The stock market has become much more accessible over the years as apps like Robinhood allow the everyday person to invest with just a tap on their smartphone. And with investing becoming even more mainstream during the pandemic, more people have put money into the stock market in the last five months than in the last 12 years combined, according to CNBC. It's not unusual to see various tickers trending on Twitter as budding investors discuss sending their stocks "to the moon." But amid the trending hashtags, another very important conversation was being held on the Clubhouse app among Black women also wanting to get into the market.
At the head of this discussion was 26-year-old Tiffany James from Brooklyn, who started her company ModernBlkGirl for women just like her who want to build their wealth through investing in the stock market. What began as a club within the app has now expanded to a community with more than 100,000 Black women. The brand has also recently launched the inaugural Teen University, a month-long program to help teens start their stock market portfolio. POPSUGAR caught up with Tiffany to get some insight into her brand, advice on investing, and what she wants Black women to know.
POPSUGAR: How did you get your personal start in the stock market?
Tiffany James: Funny enough, I've always had an introduction to it. I remember going to stock option seminars in New York back in 2015-2016, but it wasn't really until 2019 that I decided to take it seriously. The thing about the market is once you find a technique or strategy that works, you can really live off of it. And I was able to do that.
PS: What inspired you to take the knowledge you had learned about the market and share it with women like you?
TJ: After being on Clubhouse and hearing me speak in some of the rooms relating to investing, women reached out to me and said, "We love your teaching style, you need to make this a thing, like, now." Typically people that are into the stock market have been into it for like 10, 20 years, and I'm only 26! Why would anyone listen to me? But, I was able to find strategies that worked and people love that I'm able to break down the market in a way that people can understand and enjoy.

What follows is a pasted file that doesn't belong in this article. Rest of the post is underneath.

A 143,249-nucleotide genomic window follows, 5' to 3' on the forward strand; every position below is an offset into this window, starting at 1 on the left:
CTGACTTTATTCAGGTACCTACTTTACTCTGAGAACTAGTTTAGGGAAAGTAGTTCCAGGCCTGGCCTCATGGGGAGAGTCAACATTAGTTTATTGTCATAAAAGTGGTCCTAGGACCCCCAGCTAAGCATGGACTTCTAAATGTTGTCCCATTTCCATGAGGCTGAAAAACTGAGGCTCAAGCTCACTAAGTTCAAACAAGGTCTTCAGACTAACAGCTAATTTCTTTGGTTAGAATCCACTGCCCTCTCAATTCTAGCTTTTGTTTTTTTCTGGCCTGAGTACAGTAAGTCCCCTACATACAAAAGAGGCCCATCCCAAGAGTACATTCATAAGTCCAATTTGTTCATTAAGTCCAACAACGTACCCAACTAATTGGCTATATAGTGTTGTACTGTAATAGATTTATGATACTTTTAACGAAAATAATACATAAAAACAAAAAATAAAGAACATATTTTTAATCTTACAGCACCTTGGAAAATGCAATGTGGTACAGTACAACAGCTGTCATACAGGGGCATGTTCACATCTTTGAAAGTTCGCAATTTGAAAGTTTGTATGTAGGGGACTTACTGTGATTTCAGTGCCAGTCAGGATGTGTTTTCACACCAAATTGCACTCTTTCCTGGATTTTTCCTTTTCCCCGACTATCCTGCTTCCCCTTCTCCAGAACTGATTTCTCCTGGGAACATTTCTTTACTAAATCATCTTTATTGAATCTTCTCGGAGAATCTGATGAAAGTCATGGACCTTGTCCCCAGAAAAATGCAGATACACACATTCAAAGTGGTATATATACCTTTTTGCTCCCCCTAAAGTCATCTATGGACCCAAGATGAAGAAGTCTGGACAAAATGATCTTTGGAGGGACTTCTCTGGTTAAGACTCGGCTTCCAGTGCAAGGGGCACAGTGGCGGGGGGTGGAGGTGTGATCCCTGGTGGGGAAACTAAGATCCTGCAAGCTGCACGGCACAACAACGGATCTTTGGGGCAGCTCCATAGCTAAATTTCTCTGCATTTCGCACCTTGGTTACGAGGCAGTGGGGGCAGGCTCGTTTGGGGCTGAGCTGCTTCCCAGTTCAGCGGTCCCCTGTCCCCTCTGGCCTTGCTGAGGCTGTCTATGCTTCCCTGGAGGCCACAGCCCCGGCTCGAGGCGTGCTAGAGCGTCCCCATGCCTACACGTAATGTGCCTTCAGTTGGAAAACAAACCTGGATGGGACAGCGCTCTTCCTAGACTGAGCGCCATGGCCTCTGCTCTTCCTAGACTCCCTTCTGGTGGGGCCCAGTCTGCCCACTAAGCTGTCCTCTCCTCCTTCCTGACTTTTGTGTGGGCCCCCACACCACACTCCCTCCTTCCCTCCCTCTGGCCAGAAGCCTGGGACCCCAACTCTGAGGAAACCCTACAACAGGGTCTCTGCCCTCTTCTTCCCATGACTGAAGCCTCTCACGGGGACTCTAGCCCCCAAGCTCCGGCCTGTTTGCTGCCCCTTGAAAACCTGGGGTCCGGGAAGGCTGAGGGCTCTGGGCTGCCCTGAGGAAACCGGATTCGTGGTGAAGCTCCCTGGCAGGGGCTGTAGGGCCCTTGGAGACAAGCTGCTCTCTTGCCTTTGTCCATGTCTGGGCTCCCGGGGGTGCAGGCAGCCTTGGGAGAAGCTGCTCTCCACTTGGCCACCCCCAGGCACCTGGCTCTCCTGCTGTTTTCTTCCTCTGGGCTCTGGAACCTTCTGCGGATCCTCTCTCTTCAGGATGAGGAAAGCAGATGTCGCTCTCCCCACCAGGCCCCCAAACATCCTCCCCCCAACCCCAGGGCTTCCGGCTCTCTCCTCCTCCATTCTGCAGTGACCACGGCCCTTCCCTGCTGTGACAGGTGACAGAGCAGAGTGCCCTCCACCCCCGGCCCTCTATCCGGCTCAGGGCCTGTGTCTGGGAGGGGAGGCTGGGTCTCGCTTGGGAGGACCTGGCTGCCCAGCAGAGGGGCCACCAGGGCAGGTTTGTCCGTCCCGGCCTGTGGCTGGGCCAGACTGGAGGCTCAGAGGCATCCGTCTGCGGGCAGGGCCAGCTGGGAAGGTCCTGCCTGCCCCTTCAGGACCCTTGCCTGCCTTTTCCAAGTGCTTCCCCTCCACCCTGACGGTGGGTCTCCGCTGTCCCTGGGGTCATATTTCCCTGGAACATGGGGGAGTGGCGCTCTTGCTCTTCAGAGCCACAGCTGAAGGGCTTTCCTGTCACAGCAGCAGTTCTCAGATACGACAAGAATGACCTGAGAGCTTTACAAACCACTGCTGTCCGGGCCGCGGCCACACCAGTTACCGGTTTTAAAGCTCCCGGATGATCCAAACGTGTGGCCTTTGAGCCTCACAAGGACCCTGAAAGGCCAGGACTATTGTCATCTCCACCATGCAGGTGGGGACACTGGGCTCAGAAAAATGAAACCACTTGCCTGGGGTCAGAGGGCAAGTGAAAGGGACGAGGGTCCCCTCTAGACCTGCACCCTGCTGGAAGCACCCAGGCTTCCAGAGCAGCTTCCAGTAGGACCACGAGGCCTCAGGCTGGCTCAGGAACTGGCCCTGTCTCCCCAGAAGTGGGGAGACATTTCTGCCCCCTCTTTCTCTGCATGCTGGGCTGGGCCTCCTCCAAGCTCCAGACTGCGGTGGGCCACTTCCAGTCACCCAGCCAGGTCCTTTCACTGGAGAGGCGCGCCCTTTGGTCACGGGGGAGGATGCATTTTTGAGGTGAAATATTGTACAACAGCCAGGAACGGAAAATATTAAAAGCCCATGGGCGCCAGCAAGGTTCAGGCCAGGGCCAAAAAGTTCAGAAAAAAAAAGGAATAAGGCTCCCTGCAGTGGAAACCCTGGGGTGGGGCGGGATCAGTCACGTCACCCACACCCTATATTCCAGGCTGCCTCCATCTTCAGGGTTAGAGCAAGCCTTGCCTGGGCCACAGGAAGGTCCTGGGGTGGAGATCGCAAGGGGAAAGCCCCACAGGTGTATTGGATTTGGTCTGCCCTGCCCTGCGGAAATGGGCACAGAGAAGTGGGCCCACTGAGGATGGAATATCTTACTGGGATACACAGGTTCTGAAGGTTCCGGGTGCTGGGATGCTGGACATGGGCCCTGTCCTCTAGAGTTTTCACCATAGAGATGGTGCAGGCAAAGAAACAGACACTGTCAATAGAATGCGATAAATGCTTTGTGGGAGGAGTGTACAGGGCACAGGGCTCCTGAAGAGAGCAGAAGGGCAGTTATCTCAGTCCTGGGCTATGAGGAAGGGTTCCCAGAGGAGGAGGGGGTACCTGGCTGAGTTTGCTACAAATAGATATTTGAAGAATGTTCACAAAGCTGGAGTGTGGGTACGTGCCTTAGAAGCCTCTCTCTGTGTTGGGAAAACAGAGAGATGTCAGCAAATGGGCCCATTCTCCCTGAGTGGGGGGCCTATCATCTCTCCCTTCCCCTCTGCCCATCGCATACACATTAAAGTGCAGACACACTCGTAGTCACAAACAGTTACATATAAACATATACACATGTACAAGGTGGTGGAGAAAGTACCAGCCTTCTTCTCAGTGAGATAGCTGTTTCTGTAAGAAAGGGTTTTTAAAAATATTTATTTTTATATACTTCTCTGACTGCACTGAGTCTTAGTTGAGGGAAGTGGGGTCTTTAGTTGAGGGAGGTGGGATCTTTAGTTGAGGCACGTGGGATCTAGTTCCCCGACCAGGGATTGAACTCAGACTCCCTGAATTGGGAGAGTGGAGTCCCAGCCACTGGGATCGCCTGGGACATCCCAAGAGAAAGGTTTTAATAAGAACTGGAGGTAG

PS: A 2019 study showed that only 33 percent of Black households are investors, whereas about 60 percent of white households are. Why do you think this gap exists?
TJ: Our families weren't really taught how to invest. Coming from my background as a Caribbean-American, we were taught to save, put your money in a bank account, and maybe get a 401(k). Investing was looked at as something that was "risky business." Now we're seeing this Black renaissance of people in the community getting more involved in the market because we have that information. Once we educate people and expose them more to something, they'll do what needs to be done to be successful in that field. I definitely can see the gap shortening in the next couple of years, and I know that I'm going to be a part of that responsibility to help it.
PS: Like you said, the stock market is a risk that our ancestors didn't want to take. What advice do you have for young women who are scared to get started?
TJ: I would tell them that there are riskier things we do every day and enjoy. For women, dating a new guy is more risky in today's dating scene than investing. Finding a new hairstyle is more risky than investing. Even spending money to go on a vacation is more risky. I use these examples because these are, believe it or not, ways many women can spend a couple hundred dollars. I just try to [stress] that you don't need $20,000 or more to invest in the market — you can start as small as $500. Summer is coming up, and in a month we can spend hundreds on brunch with the girls going out weekly! You can use that same money that you use for fun to invest.
PS: What's next for for ModernBlkGirl, or even for yourself? Where do you see the brand in one year or five years from now?
TJ: A year from now you'll see ModernBlkGirl UK or ModernBlkGirl Canada. You'll also see us work with different brands and artists. Our goal is to get 500,000 women of color into the market and normalize it. We hope that next year we'll be able to work with different industries like fashion, music, and art. We want to collaborate with them to show that investing is in all fields. We may even launch an app. Regardless of how we expand, we're going to continue to invest in sisterhood!